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The relaxing effect of magnolia

Anyone interested in alternative therapies may find this article on magnolia bark extract, particularly those interested in its relaxant qualities. Please note, however, that I am not a doctor and this is not medical advice.

 


First sold under the brand name Valium®, diazepam is a drug with many uses. It is used for assisting people with anxiety, insomnia and a host of other issues. It also has recreational abuse potential and some people - even those legitimately prescribed by their GPs - suffer side effects including depression, impaired motor coordination and somewhat ironically, insomnia. Diazepam works via manipulation of the inhibitory neurotransmitter gamma-aminobutyric acid (GABA). It does this by binding to a part of the GABA receptor, called the benzodiazepine site. In doing so it potentiates the effect that GABA when it too binds to the receptor.

Magnolia bark extract has been used in traditional medicine for centuries for its relaxing effects.

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It appears to have very similar effects to diazepam in this regard and science has been looking specifically at how it works. There are two primary constituents in magnolia believed to be involved. One is magnolol, the other is honokiol. While both have shown relaxant properties I’ll focus primarily on honokiol here.

Honokiol has been compared to diazepam in several studies, showing that the actions of anti-anxiety (referred to as anxiolytic in scientific literature) are similar. Their mode of action, however, is somewhat different. While diazepam can disrupt motor activity, honokiol does not. Diazepam can also lead to a residual hangover the following morning, whereas honokiol seems to be much more forgiving if higher doses are taken. Honokiol also appears to lack the dependence-potential that diazepam has, and does not cause depression or amnesia (memory loss) as a side-effect of its anxiolytic action. Some new research conducted in Taiwan has suggested why this may be the case.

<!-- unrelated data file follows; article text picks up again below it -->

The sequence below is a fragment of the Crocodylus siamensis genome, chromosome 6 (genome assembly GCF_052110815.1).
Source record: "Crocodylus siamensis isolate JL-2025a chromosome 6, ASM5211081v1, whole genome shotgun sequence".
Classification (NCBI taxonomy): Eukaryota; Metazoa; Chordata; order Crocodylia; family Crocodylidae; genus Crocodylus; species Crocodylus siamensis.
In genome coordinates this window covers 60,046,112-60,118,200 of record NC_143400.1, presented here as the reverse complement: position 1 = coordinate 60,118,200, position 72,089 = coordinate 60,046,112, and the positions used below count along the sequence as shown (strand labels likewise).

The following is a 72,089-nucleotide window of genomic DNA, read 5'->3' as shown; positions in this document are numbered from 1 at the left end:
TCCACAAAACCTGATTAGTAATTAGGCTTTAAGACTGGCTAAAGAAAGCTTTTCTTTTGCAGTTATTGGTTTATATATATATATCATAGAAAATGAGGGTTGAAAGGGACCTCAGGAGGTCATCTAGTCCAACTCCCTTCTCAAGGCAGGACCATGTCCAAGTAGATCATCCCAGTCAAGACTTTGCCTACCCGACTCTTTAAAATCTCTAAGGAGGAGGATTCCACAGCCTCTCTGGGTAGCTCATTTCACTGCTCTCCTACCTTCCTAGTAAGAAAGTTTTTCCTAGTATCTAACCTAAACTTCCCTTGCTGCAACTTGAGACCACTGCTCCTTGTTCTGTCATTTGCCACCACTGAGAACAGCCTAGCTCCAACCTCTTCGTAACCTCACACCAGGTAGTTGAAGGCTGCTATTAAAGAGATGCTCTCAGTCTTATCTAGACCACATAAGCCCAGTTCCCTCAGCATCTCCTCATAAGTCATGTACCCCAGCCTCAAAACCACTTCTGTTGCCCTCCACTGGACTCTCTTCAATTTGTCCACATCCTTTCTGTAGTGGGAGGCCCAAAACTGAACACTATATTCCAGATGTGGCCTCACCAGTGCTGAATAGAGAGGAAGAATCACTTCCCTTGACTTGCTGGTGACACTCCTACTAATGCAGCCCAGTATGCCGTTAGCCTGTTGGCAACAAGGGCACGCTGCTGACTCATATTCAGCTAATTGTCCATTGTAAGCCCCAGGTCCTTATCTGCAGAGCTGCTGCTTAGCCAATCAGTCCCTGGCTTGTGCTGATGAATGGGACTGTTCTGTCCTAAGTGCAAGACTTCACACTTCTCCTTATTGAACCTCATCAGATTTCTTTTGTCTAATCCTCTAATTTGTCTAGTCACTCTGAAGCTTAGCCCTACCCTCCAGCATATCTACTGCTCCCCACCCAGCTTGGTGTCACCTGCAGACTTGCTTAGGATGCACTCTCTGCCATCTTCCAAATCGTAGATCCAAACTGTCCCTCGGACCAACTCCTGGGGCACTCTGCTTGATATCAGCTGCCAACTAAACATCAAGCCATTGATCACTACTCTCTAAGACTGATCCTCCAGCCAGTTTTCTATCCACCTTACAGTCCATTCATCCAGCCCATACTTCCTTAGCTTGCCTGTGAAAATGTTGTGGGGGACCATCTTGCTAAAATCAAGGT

Their research investigated the effects that honokiol and diazepam had on the enzyme that converts glutamate into GABA, called glutamic acid decarboxylase (GAD). There are two isoforms of GAD, named simply after their molecular weights: GAD65 and GAD67. On a quick side note, it needs to be said that glutamate is the main excitatory neurotransmitter in the brain. Stimulants increase its activity in the brain, which is what makes you alert and in some cases anxious or nervous. As you would expect, if GAD activity increases in certain parts of the brain, glutamate levels reduce and GABA levels increase, thus the relaxant qualities. And that is apparently exactly what honokiol does. The researchers found that activity of hippocampal GAD65 was increased in response to honokiol treatment, but not diazepam treatment. I’ve mentioned on the blog before that the hippocampus is the part of the brain involved in long-term memory formation and spatial awareness/navigation. It appears as though increasing GAD65 activity in this part of the brain may be what helps to protect memory and coordination. Incidentally, valerian is also a popular alternative herbal preparation used for its relaxant qualities and it too increases GAD activity in the brain.

Magnolia bark extract is available widely as a dietary supplement, as is a very high standardization for honokiol.

Once again I’d like to highlight that I am not a doctor and this is not medical advice. Diazepam is used clinically for a range of ailments not just limited to anxiety. Honokiol has not been cleared for any of these issues. I discuss this purely in the purpose of interest.

Source: Ku TH, Lee YJ, Wang SJ, Fan CH, Tien LT. Effect of honokiol on activity of GAD(65) and GAD(67) in the cortex and hippocampus of mice. Phytomedicine. 2011 May 9.
 

 


Rob Clarke
Written on Friday, 03 June 2011 08:17 by Rob Clarke

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